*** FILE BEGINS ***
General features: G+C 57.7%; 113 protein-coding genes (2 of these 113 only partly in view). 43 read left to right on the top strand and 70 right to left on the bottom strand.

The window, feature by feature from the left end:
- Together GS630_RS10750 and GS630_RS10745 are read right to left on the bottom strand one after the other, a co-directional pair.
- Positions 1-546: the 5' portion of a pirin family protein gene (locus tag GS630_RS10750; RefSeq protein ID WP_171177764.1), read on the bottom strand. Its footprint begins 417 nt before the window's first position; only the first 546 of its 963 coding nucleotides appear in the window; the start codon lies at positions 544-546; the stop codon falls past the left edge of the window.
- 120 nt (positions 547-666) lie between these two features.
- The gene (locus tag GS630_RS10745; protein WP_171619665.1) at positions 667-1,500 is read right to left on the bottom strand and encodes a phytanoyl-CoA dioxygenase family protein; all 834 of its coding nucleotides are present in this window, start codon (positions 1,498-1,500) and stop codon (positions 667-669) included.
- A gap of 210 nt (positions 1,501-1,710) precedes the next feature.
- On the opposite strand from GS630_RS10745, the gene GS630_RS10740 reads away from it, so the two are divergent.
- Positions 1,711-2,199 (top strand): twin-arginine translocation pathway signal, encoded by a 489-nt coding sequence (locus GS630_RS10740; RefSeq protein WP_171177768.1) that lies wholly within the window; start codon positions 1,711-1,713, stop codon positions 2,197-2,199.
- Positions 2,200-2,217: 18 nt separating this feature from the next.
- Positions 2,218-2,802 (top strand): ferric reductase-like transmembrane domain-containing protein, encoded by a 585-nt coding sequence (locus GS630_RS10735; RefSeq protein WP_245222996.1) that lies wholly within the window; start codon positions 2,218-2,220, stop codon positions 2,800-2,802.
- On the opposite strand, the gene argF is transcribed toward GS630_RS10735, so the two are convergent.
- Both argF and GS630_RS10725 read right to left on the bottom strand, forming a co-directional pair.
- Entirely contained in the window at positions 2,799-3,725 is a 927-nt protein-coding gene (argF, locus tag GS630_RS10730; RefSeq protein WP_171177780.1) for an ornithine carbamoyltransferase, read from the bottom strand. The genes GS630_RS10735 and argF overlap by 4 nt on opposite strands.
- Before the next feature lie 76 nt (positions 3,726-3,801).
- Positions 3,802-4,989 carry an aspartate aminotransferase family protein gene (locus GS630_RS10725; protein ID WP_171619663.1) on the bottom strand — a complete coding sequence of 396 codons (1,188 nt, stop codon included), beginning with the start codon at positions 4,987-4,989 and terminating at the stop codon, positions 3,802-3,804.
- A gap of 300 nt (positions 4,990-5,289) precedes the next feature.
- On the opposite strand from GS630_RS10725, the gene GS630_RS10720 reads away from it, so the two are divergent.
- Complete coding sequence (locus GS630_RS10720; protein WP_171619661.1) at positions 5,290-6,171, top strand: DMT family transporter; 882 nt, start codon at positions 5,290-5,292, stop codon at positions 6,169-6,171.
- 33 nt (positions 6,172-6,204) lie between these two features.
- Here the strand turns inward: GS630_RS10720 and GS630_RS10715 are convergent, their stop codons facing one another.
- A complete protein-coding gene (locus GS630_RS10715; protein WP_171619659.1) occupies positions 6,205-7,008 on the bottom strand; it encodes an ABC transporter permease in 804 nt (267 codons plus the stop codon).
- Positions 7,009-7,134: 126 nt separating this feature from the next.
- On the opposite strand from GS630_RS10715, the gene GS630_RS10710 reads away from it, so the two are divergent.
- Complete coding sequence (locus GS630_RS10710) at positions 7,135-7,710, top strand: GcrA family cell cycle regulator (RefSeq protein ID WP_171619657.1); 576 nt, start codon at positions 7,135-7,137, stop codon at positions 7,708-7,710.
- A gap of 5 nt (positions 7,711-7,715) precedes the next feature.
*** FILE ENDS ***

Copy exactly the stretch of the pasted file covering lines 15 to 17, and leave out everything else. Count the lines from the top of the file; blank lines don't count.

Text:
- Before the next feature lie 76 nt (positions 3,726-3,801).
- Positions 3,802-4,989 carry an aspartate aminotransferase family protein gene (locus GS630_RS10725; protein ID WP_171619663.1) on the bottom strand — a complete coding sequence of 396 codons (1,188 nt, stop codon included), beginning with the start codon at positions 4,987-4,989 and terminating at the stop codon, positions 3,802-3,804.
- A gap of 300 nt (positions 4,990-5,289) precedes the next feature.